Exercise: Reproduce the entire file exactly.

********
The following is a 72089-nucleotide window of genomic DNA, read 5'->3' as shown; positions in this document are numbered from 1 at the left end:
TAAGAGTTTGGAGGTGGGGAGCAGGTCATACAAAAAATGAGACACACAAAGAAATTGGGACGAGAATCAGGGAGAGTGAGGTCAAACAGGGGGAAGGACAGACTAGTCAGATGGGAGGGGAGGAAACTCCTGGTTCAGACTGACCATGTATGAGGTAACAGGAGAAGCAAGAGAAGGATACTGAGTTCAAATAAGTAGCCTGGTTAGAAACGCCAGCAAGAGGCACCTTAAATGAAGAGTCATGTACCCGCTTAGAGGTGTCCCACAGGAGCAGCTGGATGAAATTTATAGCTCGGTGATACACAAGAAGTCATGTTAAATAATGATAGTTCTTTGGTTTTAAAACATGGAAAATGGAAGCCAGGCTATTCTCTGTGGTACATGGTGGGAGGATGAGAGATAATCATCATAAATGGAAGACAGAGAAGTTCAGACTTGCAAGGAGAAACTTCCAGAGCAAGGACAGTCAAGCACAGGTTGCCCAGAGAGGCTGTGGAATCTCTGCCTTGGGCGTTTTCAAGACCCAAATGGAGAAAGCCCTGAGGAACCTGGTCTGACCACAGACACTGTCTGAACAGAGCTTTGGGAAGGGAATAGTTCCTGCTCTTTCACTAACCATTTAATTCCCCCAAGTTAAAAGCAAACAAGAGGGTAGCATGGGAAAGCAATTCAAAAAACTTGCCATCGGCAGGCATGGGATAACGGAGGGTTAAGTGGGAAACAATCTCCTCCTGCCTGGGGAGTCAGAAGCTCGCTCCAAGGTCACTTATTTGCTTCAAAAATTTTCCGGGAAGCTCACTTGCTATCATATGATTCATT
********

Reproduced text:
The following is a 72089-nucleotide window of genomic DNA, read 5'->3' as shown; positions in this document are numbered from 1 at the left end:
TAAGAGTTTGGAGGTGGGGAGCAGGTCATACAAAAAATGAGACACACAAAGAAATTGGGACGAGAATCAGGGAGAGTGAGGTCAAACAGGGGGAAGGACAGACTAGTCAGATGGGAGGGGAGGAAACTCCTGGTTCAGACTGACCATGTATGAGGTAACAGGAGAAGCAAGAGAAGGATACTGAGTTCAAATAAGTAGCCTGGTTAGAAACGCCAGCAAGAGGCACCTTAAATGAAGAGTCATGTACCCGCTTAGAGGTGTCCCACAGGAGCAGCTGGATGAAATTTATAGCTCGGTGATACACAAGAAGTCATGTTAAATAATGATAGTTCTTTGGTTTTAAAACATGGAAAATGGAAGCCAGGCTATTCTCTGTGGTACATGGTGGGAGGATGAGAGATAATCATCATAAATGGAAGACAGAGAAGTTCAGACTTGCAAGGAGAAACTTCCAGAGCAAGGACAGTCAAGCACAGGTTGCCCAGAGAGGCTGTGGAATCTCTGCCTTGGGCGTTTTCAAGACCCAAATGGAGAAAGCCCTGAGGAACCTGGTCTGACCACAGACACTGTCTGAACAGAGCTTTGGGAAGGGAATAGTTCCTGCTCTTTCACTAACCATTTAATTCCCCCAAGTTAAAAGCAAACAAGAGGGTAGCATGGGAAAGCAATTCAAAAAACTTGCCATCGGCAGGCATGGGATAACGGAGGGTTAAGTGGGAAACAATCTCCTCCTGCCTGGGGAGTCAGAAGCTCGCTCCAAGGTCACTTATTTGCTTCAAAAATTTTCCGGGAAGCTCACTTGCTATCATATGATTCATT